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Designing a tutorial; Attempting to kill many birds with the same stone

Designing a tutorial; Attempting to kill many birds with the same stone

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Designing a tutorial; Attempting to kill many birds with the same stone

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  1. Designing a tutorial; Attempting to kill many birds with the same stone ShantalaArundathiHariDass

  2. What were we teaching? • Course description: Basics of neuroscience • Student background: Year three undergrads with this being their first formal exposure to neuroscience • Course Aim: To teach the content in 10 chapter of the text book and make student critically analyze the material taught.

  3. How did we teach? 3 4 1 2 7 9 5 6 8 10 11 12 WEEK Chapters 1-10 Introducing course and aligning students with aims of the course. Re-teach any fuzzy topics LECTURE Tutorial • Teacher Focused • Content heavy • Planned • Student Focused • Facilitative

  4. What did we want to achieve in tutorials? • Outcome led: Asses their knowledge of the chapter taught • Dialogic : Provide a framework for critical thinking • Participatory : Hear every voice • Activity based: Scientific debate

  5. Every voice must be heard! Tutorial Structure Numbers: 240 students in 2 rooms + 2 tutors per room, Duration : 60 min • Every student must answer ATLEAST once • Students must have ATLEAST 70% attendance Phase 1:Read question and discuss in your group (10 min) Phase 2: 1 member moves to the next group and discusses answer (5 min) Phase 3: Students return to their groups. Tutors walk through and a group representative presents their answer. (30-40 min) Grading is groupwise.

  6. What did the tutors have to say? Too hectic!!We had to grade 10 groupseach. Chaotic and noisy I got to know most students personally Students just gave one word answers and then went back to fiddling around on their phones. No discussions.. I only had time to listen to factual and superficial answers. I couldn’t assess their deeper understanding of the subject. Students didn’t have time to ask any questions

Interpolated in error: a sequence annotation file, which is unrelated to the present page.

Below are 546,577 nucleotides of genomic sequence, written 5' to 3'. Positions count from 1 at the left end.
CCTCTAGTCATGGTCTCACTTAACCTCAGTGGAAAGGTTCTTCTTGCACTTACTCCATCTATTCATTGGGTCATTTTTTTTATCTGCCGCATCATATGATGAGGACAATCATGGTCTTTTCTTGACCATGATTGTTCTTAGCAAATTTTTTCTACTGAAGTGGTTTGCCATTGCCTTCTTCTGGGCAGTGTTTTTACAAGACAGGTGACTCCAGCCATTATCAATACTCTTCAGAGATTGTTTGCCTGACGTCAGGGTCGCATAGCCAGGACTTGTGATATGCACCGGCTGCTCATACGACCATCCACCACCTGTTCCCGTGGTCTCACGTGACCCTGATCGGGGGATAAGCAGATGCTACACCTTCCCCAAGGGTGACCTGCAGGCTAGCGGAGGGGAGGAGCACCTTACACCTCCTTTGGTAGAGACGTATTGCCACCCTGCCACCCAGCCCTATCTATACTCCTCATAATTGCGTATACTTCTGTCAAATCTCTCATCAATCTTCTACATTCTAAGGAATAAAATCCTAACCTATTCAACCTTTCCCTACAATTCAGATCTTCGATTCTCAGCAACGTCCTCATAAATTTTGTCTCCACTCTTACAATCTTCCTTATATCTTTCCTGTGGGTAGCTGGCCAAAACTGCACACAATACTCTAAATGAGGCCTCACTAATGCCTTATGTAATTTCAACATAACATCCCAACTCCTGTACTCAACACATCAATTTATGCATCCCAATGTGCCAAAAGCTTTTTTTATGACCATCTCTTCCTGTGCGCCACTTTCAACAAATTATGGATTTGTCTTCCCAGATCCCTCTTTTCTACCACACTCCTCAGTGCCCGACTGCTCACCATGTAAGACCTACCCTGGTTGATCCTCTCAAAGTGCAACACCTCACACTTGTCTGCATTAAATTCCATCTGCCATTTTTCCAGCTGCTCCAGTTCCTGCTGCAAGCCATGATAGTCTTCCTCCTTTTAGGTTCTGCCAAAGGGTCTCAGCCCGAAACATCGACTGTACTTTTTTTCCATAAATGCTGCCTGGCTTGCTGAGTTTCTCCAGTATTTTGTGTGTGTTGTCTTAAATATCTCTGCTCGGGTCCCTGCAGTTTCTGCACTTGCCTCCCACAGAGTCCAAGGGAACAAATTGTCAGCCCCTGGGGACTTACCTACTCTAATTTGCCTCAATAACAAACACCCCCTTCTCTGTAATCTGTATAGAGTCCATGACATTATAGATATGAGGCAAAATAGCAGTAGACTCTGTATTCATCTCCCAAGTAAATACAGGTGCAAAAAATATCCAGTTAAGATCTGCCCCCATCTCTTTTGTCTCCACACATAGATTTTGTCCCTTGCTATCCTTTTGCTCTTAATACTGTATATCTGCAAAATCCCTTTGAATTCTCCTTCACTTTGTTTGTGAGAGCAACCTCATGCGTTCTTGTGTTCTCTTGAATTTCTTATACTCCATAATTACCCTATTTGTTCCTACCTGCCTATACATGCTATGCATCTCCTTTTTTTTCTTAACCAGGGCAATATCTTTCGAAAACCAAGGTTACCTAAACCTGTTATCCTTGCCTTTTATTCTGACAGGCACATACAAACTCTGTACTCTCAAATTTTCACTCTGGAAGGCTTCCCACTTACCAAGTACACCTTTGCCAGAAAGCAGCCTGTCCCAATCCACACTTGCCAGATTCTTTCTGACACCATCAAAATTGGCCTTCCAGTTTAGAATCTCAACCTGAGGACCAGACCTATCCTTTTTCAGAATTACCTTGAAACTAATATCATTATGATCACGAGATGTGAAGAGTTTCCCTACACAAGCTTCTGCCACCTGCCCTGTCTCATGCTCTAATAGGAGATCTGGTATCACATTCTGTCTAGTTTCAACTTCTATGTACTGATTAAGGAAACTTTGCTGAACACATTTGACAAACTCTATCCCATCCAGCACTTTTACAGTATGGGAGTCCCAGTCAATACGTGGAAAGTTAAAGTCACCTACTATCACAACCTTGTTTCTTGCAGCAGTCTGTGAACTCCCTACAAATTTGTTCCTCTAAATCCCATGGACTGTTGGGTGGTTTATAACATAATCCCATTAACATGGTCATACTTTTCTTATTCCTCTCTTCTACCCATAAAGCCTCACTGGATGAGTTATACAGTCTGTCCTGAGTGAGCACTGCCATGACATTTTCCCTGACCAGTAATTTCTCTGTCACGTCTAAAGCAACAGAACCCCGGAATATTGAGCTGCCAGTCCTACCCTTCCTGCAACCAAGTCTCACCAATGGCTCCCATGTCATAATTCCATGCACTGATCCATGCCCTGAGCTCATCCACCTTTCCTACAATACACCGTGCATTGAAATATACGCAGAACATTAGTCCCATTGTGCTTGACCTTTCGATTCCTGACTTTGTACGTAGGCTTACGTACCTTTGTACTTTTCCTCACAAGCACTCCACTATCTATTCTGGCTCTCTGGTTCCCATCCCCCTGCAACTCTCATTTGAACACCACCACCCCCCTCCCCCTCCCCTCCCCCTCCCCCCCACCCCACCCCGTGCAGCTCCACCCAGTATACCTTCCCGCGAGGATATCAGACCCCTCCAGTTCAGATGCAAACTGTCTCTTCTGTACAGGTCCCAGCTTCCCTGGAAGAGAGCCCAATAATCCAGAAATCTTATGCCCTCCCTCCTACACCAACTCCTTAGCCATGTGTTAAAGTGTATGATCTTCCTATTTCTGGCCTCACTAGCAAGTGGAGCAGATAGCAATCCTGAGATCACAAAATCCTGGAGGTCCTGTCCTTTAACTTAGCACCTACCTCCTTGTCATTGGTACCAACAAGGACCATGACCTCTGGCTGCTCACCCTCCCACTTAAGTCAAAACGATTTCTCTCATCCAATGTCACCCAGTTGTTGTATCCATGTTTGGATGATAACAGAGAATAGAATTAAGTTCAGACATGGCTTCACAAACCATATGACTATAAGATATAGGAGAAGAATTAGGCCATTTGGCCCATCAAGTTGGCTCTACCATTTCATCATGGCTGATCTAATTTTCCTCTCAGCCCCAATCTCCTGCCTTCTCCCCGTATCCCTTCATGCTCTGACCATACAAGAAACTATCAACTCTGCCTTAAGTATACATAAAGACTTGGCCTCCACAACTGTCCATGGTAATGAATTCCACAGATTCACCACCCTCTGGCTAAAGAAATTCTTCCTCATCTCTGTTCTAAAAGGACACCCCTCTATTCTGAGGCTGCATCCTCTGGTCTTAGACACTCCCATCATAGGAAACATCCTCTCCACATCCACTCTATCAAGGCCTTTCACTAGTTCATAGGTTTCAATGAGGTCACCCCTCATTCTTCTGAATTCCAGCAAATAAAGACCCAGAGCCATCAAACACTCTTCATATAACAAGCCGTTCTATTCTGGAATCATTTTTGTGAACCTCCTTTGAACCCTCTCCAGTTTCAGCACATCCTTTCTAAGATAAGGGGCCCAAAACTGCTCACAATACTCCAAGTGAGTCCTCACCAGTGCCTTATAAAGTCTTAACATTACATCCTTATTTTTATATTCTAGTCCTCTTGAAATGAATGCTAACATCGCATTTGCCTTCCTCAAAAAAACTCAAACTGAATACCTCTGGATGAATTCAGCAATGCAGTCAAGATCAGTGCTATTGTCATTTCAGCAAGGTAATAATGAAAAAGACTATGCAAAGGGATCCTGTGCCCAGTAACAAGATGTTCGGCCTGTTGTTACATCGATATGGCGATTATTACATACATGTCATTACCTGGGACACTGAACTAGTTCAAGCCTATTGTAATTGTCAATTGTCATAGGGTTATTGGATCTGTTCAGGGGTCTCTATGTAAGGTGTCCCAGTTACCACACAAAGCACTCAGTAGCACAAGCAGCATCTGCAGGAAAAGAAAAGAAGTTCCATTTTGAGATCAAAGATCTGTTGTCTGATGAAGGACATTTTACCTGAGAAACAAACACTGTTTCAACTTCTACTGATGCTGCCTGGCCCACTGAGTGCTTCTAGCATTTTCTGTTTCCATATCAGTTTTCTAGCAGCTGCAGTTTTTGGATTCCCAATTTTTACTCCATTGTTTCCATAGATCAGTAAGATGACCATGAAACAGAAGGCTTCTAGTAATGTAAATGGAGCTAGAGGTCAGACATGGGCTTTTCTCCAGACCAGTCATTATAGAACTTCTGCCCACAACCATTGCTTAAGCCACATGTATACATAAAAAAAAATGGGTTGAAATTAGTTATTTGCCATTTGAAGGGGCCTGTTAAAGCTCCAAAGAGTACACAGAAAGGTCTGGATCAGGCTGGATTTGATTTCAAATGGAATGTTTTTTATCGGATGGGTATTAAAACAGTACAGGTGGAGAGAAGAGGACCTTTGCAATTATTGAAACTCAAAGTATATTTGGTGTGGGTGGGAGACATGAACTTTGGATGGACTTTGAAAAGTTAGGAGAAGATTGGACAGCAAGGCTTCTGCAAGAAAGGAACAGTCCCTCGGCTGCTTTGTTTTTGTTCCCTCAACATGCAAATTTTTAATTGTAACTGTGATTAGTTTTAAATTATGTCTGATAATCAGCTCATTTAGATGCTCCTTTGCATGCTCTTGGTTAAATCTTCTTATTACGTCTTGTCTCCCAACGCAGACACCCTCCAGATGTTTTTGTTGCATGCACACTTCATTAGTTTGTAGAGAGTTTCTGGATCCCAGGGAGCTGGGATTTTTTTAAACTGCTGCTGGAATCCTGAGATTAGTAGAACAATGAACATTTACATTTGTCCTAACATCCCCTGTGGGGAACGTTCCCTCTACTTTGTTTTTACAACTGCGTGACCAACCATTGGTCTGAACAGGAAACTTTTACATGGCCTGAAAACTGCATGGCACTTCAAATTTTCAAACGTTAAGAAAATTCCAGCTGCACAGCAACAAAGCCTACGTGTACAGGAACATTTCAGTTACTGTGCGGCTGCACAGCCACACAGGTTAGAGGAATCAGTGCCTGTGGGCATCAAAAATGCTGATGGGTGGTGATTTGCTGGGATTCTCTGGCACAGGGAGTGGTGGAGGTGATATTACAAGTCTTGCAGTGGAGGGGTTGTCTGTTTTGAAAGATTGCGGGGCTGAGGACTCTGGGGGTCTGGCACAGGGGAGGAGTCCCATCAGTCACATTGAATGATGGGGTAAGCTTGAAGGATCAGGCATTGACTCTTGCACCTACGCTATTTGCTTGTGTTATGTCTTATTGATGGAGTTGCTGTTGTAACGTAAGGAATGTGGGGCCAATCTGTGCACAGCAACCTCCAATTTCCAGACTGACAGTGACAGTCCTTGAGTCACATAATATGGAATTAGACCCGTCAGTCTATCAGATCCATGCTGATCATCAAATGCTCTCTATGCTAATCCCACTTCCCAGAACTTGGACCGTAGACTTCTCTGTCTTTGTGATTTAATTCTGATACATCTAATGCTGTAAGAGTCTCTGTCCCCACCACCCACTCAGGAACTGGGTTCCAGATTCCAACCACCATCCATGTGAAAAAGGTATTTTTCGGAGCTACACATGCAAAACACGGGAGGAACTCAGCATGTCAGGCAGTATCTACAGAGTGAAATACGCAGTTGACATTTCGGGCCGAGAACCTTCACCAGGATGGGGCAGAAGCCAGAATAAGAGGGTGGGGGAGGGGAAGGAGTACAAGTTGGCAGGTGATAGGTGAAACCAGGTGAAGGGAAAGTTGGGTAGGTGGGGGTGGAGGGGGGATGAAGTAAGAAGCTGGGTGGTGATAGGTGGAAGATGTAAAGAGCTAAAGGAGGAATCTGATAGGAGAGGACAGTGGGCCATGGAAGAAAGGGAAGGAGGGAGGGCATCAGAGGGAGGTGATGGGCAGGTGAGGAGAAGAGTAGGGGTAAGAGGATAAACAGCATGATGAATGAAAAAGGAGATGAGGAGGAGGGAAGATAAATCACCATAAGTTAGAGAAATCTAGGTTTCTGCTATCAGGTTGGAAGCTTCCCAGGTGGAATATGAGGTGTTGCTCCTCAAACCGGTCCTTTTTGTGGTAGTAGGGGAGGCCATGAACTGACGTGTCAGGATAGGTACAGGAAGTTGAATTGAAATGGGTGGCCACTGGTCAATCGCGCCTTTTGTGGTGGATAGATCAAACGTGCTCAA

7. And the students? We only discussed 1-2 questions per week. I want more practice, Questions were too easy. Boring!I was only explaining the answer to the tutor for a few minutes. I don’t know how I fared. How will I improve? How will this help me for the final exam? I had nothing to discuss when I went to another group. Everyone knew the answer I want an individual grade. I provided the answer every week.

  8. All in all how did we fare? Asses their knowledge of the chapter taught AVERAGE Elaborate set up did not allow for us to assess anything beyond their superficial knowledge Hear every voice GOOD Tutors got to know each student personally. This made is easier for them to approach us with queries even after the tutorials were over. It gave the passive learners more confidence. Provide a framework for critical thinking AVERAGE Students didn’t have enough time to read the questions and understand what they were asking. They irecognised key words and gave associated terms as one word answers Scientific debate AVERAGE As students had only 10 minutes to ‘digest’ the questions. We noticed this wasn’t enough for them to come up answers. They spent most of the time looking through lecture notes for answers instead of debating.

  9. Don’t sacrifice one learning aim for another! While we managed to (somewhat) increase class participation we did this at the cost of assessing the students’ in-depth understanding of the material taught

  10. Why didn’t the tutorial match our expectations? • Students might have been satisfied with viewing subject material “through the lenses of their preinstructionalconceptions *” only. *(Duit and Treagust, 1995) • Expecting too much too soon?..Students were not used to tutorial design and might found the logistics challenging. Subsequent trials might have worked better. • Class size was too large.(This is not completely in the tutors power to change as class sizes are fixed by the university)